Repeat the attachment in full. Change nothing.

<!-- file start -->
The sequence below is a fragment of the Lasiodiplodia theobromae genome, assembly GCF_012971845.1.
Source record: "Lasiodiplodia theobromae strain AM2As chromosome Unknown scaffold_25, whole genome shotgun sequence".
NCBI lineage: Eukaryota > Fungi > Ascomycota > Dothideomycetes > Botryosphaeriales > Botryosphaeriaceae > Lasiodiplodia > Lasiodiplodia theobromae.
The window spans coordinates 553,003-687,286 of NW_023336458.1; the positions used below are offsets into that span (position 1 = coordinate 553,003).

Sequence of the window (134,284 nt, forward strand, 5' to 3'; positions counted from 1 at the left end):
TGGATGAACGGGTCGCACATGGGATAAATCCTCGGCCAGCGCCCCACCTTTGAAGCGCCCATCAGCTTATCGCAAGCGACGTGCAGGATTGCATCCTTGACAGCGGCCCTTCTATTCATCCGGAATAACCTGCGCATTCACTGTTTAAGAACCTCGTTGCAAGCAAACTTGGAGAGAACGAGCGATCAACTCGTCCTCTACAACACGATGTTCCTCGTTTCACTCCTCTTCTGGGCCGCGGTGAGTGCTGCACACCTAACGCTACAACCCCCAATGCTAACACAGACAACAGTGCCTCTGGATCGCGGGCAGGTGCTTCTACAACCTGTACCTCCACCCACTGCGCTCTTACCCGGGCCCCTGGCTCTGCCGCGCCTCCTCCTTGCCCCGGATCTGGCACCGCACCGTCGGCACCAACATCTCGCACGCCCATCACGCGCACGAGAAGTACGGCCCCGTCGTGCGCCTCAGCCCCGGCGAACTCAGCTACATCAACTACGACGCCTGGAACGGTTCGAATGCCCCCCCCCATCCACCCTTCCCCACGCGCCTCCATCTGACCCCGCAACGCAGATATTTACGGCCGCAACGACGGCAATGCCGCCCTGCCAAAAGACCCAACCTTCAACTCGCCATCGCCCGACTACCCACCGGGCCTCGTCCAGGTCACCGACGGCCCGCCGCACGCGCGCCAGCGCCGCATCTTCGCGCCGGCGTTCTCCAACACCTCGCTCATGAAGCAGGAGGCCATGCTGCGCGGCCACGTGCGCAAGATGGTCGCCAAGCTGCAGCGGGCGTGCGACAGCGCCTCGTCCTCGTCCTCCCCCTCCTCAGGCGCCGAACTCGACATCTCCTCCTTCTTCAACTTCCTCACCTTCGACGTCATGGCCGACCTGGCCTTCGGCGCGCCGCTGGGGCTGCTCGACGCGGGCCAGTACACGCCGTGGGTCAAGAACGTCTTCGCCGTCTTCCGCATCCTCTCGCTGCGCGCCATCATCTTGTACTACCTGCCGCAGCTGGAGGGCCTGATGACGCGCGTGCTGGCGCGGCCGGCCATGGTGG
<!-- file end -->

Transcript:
The sequence below is a fragment of the Lasiodiplodia theobromae genome, assembly GCF_012971845.1.
Source record: "Lasiodiplodia theobromae strain AM2As chromosome Unknown scaffold_25, whole genome shotgun sequence".
NCBI lineage: Eukaryota > Fungi > Ascomycota > Dothideomycetes > Botryosphaeriales > Botryosphaeriaceae > Lasiodiplodia > Lasiodiplodia theobromae.
The window spans coordinates 553,003-687,286 of NW_023336458.1; the positions used below are offsets into that span (position 1 = coordinate 553,003).

Sequence of the window (134,284 nt, forward strand, 5' to 3'; positions counted from 1 at the left end):
TGGATGAACGGGTCGCACATGGGATAAATCCTCGGCCAGCGCCCCACCTTTGAAGCGCCCATCAGCTTATCGCAAGCGACGTGCAGGATTGCATCCTTGACAGCGGCCCTTCTATTCATCCGGAATAACCTGCGCATTCACTGTTTAAGAACCTCGTTGCAAGCAAACTTGGAGAGAACGAGCGATCAACTCGTCCTCTACAACACGATGTTCCTCGTTTCACTCCTCTTCTGGGCCGCGGTGAGTGCTGCACACCTAACGCTACAACCCCCAATGCTAACACAGACAACAGTGCCTCTGGATCGCGGGCAGGTGCTTCTACAACCTGTACCTCCACCCACTGCGCTCTTACCCGGGCCCCTGGCTCTGCCGCGCCTCCTCCTTGCCCCGGATCTGGCACCGCACCGTCGGCACCAACATCTCGCACGCCCATCACGCGCACGAGAAGTACGGCCCCGTCGTGCGCCTCAGCCCCGGCGAACTCAGCTACATCAACTACGACGCCTGGAACGGTTCGAATGCCCCCCCCCATCCACCCTTCCCCACGCGCCTCCATCTGACCCCGCAACGCAGATATTTACGGCCGCAACGACGGCAATGCCGCCCTGCCAAAAGACCCAACCTTCAACTCGCCATCGCCCGACTACCCACCGGGCCTCGTCCAGGTCACCGACGGCCCGCCGCACGCGCGCCAGCGCCGCATCTTCGCGCCGGCGTTCTCCAACACCTCGCTCATGAAGCAGGAGGCCATGCTGCGCGGCCACGTGCGCAAGATGGTCGCCAAGCTGCAGCGGGCGTGCGACAGCGCCTCGTCCTCGTCCTCCCCCTCCTCAGGCGCCGAACTCGACATCTCCTCCTTCTTCAACTTCCTCACCTTCGACGTCATGGCCGACCTGGCCTTCGGCGCGCCGCTGGGGCTGCTCGACGCGGGCCAGTACACGCCGTGGGTCAAGAACGTCTTCGCCGTCTTCCGCATCCTCTCGCTGCGCGCCATCATCTTGTACTACCTGCCGCAGCTGGAGGGCCTGATGACGCGCGTGCTGGCGCGGCCGGCCATGGTGG